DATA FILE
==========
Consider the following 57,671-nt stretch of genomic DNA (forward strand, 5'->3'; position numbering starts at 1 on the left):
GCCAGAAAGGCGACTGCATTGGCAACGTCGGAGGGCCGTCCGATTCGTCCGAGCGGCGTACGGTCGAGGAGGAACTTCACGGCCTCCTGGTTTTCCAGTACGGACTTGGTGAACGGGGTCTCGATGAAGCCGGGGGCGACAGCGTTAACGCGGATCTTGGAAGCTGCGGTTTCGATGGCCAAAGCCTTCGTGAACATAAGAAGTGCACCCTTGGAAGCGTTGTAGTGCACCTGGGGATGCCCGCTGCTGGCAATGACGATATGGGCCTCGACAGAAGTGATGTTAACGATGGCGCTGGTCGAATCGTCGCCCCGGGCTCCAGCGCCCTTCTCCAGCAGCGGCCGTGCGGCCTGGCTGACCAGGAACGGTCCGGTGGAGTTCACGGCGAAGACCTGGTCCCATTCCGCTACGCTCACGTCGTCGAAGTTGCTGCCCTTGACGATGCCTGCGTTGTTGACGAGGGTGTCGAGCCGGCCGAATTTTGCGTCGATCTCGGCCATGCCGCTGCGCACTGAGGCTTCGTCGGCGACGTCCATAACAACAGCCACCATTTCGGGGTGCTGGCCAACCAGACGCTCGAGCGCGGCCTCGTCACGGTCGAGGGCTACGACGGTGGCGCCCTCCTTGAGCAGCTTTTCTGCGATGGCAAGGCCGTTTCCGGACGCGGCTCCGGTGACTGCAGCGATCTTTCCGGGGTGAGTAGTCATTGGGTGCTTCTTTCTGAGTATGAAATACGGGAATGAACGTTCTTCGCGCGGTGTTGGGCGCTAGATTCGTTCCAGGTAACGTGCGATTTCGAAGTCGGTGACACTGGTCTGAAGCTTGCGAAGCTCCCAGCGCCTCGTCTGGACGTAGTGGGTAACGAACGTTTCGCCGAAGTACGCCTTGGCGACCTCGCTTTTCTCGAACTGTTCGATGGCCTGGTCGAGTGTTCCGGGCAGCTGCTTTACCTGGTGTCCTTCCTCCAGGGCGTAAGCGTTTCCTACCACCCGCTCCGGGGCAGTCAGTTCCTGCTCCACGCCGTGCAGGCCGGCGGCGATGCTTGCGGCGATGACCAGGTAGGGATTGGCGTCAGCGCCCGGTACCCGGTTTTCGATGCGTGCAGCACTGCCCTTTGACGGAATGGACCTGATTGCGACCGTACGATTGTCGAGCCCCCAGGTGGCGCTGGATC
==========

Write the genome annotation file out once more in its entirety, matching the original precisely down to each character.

Consider the following 57,671-nt stretch of genomic DNA (forward strand, 5'->3'; position numbering starts at 1 on the left):
GCCAGAAAGGCGACTGCATTGGCAACGTCGGAGGGCCGTCCGATTCGTCCGAGCGGCGTACGGTCGAGGAGGAACTTCACGGCCTCCTGGTTTTCCAGTACGGACTTGGTGAACGGGGTCTCGATGAAGCCGGGGGCGACAGCGTTAACGCGGATCTTGGAAGCTGCGGTTTCGATGGCCAAAGCCTTCGTGAACATAAGAAGTGCACCCTTGGAAGCGTTGTAGTGCACCTGGGGATGCCCGCTGCTGGCAATGACGATATGGGCCTCGACAGAAGTGATGTTAACGATGGCGCTGGTCGAATCGTCGCCCCGGGCTCCAGCGCCCTTCTCCAGCAGCGGCCGTGCGGCCTGGCTGACCAGGAACGGTCCGGTGGAGTTCACGGCGAAGACCTGGTCCCATTCCGCTACGCTCACGTCGTCGAAGTTGCTGCCCTTGACGATGCCTGCGTTGTTGACGAGGGTGTCGAGCCGGCCGAATTTTGCGTCGATCTCGGCCATGCCGCTGCGCACTGAGGCTTCGTCGGCGACGTCCATAACAACAGCCACCATTTCGGGGTGCTGGCCAACCAGACGCTCGAGCGCGGCCTCGTCACGGTCGAGGGCTACGACGGTGGCGCCCTCCTTGAGCAGCTTTTCTGCGATGGCAAGGCCGTTTCCGGACGCGGCTCCGGTGACTGCAGCGATCTTTCCGGGGTGAGTAGTCATTGGGTGCTTCTTTCTGAGTATGAAATACGGGAATGAACGTTCTTCGCGCGGTGTTGGGCGCTAGATTCGTTCCAGGTAACGTGCGATTTCGAAGTCGGTGACACTGGTCTGAAGCTTGCGAAGCTCCCAGCGCCTCGTCTGGACGTAGTGGGTAACGAACGTTTCGCCGAAGTACGCCTTGGCGACCTCGCTTTTCTCGAACTGTTCGATGGCCTGGTCGAGTGTTCCGGGCAGCTGCTTTACCTGGTGTCCTTCCTCCAGGGCGTAAGCGTTTCCTACCACCCGCTCCGGGGCAGTCAGTTCCTGCTCCACGCCGTGCAGGCCGGCGGCGATGCTTGCGGCGATGACCAGGTAGGGATTGGCGTCAGCGCCCGGTACCCGGTTTTCGATGCGTGCAGCACTGCCCTTTGACGGAATGGACCTGATTGCGACCGTACGATTGTCGAGCCCCCAGGTGGCGCTGGATC